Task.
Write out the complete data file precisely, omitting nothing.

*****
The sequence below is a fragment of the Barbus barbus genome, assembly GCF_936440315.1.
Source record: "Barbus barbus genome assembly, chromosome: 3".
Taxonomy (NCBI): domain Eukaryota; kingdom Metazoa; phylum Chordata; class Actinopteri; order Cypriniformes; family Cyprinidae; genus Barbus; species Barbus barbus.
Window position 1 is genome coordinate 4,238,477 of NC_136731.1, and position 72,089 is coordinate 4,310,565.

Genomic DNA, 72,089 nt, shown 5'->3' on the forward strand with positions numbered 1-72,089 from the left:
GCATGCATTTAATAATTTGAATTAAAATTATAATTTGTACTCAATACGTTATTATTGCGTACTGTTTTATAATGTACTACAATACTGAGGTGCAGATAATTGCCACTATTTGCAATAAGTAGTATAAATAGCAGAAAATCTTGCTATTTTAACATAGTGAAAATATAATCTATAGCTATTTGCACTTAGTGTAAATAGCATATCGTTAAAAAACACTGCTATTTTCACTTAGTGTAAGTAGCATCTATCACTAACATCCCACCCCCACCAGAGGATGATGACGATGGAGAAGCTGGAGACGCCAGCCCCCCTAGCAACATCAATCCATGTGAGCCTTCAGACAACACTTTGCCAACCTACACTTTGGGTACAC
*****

The sequence below is a fragment of the Barbus barbus genome, assembly GCF_936440315.1.
Source record: "Barbus barbus genome assembly, chromosome: 3".
Taxonomy (NCBI): domain Eukaryota; kingdom Metazoa; phylum Chordata; class Actinopteri; order Cypriniformes; family Cyprinidae; genus Barbus; species Barbus barbus.
Window position 1 is genome coordinate 4,238,477 of NC_136731.1, and position 72,089 is coordinate 4,310,565.

Genomic DNA, 72,089 nt, shown 5'->3' on the forward strand with positions numbered 1-72,089 from the left:
GCATGCATTTAATAATTTGAATTAAAATTATAATTTGTACTCAATACGTTATTATTGCGTACTGTTTTATAATGTACTACAATACTGAGGTGCAGATAATTGCCACTATTTGCAATAAGTAGTATAAATAGCAGAAAATCTTGCTATTTTAACATAGTGAAAATATAATCTATAGCTATTTGCACTTAGTGTAAATAGCATATCGTTAAAAAACACTGCTATTTTCACTTAGTGTAAGTAGCATCTATCACTAACATCCCACCCCCACCAGAGGATGATGACGATGGAGAAGCTGGAGACGCCAGCCCCCCTAGCAACATCAATCCATGTGAGCCTTCAGACAACACTTTGCCAACCTACACTTTGGGTACAC